• Cyberspline Media Team

We really do need more VR content

There are so many new VR games in development, and as game designers we do

tend to wonder what research is going on about the technology we use. To be clear,

we are not researchers, and this is in no way a scientific survey, but a marketing

discussion on some of the conclusions to studies that highlight the need for further

research. More water cooler dialogue than drawing board discussion.


One area of interest to us is the motion sickness effect with respect to head gear.

One study seemed to hint that though there have been advancements “in VR

technologies, many users still experience sickness symptoms. VR sickness may be

influenced by technological differences within HMDs such as resolution and refresh

rate, however, VR content also plays a significant role.” [1] That last bit is

something we have input into and are particularly mindful of. The same study noted

that those younger than 35 handled the motion sickness quite well in the “visual

stimulation, locomotion and exposure times” categories. But again, the sample size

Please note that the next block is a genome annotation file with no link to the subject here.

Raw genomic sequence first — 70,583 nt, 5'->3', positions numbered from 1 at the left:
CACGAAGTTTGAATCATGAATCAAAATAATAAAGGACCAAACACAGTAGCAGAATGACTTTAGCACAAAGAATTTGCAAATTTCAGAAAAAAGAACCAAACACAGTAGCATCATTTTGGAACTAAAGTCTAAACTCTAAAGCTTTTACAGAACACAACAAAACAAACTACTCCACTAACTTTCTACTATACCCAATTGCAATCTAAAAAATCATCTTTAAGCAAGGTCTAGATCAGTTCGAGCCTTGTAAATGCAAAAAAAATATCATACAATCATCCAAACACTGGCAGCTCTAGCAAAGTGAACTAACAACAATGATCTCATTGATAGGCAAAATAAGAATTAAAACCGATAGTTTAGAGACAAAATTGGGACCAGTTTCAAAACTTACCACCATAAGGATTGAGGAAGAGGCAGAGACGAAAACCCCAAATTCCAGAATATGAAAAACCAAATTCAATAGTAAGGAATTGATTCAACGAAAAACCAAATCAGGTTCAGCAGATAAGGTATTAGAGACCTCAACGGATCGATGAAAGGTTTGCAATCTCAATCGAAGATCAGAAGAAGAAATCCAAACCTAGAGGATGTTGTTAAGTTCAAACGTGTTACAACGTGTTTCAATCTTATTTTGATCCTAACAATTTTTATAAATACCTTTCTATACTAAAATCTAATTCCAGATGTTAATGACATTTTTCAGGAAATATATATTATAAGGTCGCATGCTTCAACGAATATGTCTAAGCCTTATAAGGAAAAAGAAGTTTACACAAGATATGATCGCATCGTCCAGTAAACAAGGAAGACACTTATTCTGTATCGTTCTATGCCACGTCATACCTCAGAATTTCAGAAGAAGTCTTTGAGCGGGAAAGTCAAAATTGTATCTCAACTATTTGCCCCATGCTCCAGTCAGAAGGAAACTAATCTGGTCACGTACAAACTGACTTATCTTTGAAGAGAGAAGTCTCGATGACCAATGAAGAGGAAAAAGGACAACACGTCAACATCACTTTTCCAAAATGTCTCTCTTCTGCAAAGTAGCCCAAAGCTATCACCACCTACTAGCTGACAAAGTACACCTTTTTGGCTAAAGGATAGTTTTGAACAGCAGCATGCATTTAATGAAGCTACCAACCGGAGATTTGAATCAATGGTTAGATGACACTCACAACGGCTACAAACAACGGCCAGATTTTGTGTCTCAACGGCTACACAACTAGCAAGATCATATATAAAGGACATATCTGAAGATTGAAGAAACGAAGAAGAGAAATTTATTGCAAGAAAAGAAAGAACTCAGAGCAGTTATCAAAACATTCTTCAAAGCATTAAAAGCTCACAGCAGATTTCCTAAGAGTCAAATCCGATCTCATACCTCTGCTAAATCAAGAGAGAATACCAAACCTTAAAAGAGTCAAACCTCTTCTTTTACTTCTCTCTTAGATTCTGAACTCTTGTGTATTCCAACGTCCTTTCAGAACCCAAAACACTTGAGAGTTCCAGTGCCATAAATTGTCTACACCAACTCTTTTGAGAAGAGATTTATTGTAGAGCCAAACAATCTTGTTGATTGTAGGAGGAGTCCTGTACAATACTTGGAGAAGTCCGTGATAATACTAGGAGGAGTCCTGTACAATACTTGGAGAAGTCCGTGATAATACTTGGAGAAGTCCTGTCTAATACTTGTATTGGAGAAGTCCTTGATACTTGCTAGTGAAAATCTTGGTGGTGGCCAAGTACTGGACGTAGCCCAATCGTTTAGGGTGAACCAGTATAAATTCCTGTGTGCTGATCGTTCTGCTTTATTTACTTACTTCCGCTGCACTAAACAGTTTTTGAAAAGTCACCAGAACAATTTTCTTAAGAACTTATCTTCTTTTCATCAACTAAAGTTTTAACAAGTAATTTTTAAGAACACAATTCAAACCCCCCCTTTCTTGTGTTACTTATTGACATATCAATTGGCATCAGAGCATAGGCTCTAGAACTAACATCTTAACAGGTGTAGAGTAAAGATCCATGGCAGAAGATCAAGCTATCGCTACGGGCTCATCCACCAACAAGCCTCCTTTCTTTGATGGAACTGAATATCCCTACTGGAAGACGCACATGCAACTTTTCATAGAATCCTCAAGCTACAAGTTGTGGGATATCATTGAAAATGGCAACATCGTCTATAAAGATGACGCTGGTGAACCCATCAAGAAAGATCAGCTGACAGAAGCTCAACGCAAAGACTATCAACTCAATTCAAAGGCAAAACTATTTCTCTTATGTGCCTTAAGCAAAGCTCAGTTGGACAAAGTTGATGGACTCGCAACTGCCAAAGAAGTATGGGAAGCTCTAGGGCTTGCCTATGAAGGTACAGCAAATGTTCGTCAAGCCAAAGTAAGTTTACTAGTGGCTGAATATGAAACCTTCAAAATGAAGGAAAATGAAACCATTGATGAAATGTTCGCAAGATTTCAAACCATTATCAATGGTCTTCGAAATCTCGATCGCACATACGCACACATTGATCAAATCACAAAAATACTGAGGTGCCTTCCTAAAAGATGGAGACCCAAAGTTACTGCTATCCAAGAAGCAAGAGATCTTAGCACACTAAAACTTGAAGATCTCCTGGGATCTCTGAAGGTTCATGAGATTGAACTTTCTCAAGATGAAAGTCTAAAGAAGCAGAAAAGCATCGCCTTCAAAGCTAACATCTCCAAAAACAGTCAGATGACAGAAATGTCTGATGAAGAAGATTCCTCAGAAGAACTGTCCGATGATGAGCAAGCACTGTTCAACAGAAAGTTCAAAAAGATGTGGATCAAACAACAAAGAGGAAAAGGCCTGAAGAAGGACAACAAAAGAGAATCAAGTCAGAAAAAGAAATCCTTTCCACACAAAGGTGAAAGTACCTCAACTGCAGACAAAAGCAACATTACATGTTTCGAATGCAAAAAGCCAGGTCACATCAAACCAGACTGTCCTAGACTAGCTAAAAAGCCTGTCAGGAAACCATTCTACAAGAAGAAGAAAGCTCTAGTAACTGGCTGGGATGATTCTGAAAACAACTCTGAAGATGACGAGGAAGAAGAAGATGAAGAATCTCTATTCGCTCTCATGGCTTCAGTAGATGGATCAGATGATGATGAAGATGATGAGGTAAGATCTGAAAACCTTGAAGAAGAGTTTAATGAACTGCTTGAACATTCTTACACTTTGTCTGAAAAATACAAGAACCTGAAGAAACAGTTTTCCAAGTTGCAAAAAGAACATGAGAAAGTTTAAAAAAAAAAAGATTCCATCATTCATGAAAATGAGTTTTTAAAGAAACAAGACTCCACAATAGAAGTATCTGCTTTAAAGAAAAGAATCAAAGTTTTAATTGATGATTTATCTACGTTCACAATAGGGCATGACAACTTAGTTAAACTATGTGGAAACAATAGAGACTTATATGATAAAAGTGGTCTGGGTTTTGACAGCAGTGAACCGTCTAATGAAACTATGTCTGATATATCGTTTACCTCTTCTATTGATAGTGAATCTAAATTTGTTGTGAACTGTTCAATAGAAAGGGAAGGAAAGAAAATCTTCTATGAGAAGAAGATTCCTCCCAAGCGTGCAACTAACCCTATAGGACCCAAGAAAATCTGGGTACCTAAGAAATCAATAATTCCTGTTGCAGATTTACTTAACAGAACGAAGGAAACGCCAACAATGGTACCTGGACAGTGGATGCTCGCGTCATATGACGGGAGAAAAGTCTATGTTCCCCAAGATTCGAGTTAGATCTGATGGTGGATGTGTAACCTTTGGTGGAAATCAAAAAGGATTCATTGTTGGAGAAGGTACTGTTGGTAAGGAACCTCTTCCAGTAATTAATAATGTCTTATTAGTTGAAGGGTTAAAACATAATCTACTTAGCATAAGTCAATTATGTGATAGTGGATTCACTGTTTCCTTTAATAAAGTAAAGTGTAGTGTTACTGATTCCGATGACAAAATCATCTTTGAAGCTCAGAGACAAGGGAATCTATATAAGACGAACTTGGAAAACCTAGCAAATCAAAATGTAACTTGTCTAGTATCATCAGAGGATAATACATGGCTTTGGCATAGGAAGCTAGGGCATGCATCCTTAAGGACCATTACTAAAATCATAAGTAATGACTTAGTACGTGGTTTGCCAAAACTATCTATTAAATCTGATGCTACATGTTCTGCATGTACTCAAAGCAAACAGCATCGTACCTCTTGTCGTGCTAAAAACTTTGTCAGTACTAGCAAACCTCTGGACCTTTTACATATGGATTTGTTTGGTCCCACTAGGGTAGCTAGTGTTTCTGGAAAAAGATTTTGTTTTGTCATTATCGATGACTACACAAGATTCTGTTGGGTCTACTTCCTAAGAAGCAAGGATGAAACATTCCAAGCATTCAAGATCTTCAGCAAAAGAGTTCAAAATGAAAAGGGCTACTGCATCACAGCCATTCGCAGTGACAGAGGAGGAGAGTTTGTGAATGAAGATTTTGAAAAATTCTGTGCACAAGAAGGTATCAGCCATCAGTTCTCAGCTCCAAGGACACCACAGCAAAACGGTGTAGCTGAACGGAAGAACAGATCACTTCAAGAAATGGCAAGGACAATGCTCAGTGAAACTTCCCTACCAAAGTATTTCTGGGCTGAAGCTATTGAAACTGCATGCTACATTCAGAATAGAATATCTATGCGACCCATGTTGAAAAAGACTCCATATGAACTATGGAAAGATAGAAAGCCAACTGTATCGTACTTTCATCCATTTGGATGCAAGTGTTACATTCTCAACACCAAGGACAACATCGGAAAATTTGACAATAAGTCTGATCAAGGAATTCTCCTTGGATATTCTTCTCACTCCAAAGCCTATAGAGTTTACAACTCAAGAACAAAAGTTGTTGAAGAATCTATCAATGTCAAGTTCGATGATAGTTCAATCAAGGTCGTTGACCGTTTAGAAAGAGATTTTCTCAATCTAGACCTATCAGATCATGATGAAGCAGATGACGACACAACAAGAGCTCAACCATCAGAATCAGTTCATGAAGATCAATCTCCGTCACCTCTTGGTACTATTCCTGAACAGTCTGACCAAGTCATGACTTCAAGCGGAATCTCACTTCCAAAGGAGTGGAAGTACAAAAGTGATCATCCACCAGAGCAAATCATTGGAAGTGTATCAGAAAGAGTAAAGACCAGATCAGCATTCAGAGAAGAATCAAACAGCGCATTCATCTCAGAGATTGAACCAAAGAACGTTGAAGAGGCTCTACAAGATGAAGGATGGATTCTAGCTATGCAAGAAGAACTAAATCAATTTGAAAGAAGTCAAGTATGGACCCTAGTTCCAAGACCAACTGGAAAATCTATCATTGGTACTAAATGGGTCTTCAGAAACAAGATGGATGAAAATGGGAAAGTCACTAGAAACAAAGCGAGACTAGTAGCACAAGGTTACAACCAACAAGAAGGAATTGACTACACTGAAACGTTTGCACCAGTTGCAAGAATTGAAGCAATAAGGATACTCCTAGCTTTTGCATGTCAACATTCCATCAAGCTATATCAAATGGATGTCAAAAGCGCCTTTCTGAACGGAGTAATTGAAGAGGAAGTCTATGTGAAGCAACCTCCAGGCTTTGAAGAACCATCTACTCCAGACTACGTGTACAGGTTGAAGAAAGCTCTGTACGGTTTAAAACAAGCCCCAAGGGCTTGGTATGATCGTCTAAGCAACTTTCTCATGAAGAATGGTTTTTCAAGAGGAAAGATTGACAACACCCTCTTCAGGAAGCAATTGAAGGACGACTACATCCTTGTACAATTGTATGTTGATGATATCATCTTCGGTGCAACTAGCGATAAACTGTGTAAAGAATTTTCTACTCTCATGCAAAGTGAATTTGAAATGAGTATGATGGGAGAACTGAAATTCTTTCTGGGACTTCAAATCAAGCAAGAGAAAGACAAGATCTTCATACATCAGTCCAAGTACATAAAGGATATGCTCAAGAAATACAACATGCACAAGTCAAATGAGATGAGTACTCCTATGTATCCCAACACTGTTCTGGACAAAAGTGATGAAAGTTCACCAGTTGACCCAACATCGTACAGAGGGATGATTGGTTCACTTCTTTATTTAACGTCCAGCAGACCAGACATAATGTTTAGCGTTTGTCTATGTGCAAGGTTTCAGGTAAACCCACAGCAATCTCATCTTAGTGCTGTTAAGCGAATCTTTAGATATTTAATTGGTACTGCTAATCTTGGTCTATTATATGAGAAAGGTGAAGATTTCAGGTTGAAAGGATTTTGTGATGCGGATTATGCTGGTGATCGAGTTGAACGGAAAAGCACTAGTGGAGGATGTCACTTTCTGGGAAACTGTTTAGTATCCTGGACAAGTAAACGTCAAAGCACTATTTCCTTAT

was too small to be definitive.


A second study went as far as to conclude that children handled fully immersive VR

experiences without noticeable effects. However, it concluded that it may well be

that this group is under-reported. [2]


If we consider longer and frequent gaming sessions of up to an hour, it makes sense

to consider long term effects. An Australian study, from the University of South

Australia, investigated motion sickness effects while playing one of the most

popular VR rhythm games on the market for intervals of 10 and 50 minutes. It

covered vision, cognition, and well-being changes over these intervals. The study

found that Beat Saber was handled well, and that those who reported high levels of

sickness over a long duration of play, reported the same over a short period as

well. The study concluded that Head Mounted Displays had not been studied

enough to be conclusive. [3]


The research is interesting, but more than the data, the takeaway is that there just

isn’t enough known about VR. This is where more content becomes crucial. It’s

games on the market and those in development (like ours) that will provide

interesting content to be tested. We look forward to a time when larger data sets

and more studies provide significant and beneficial outcomes related to VR.


[1] https://pubmed.ncbi.nlm.nih.gov/32300295/

[2] https://pubmed.ncbi.nlm.nih.gov/31377280/

[3] https://www.ncbi.nlm.nih.gov/pmc/articles/PMC7647813/

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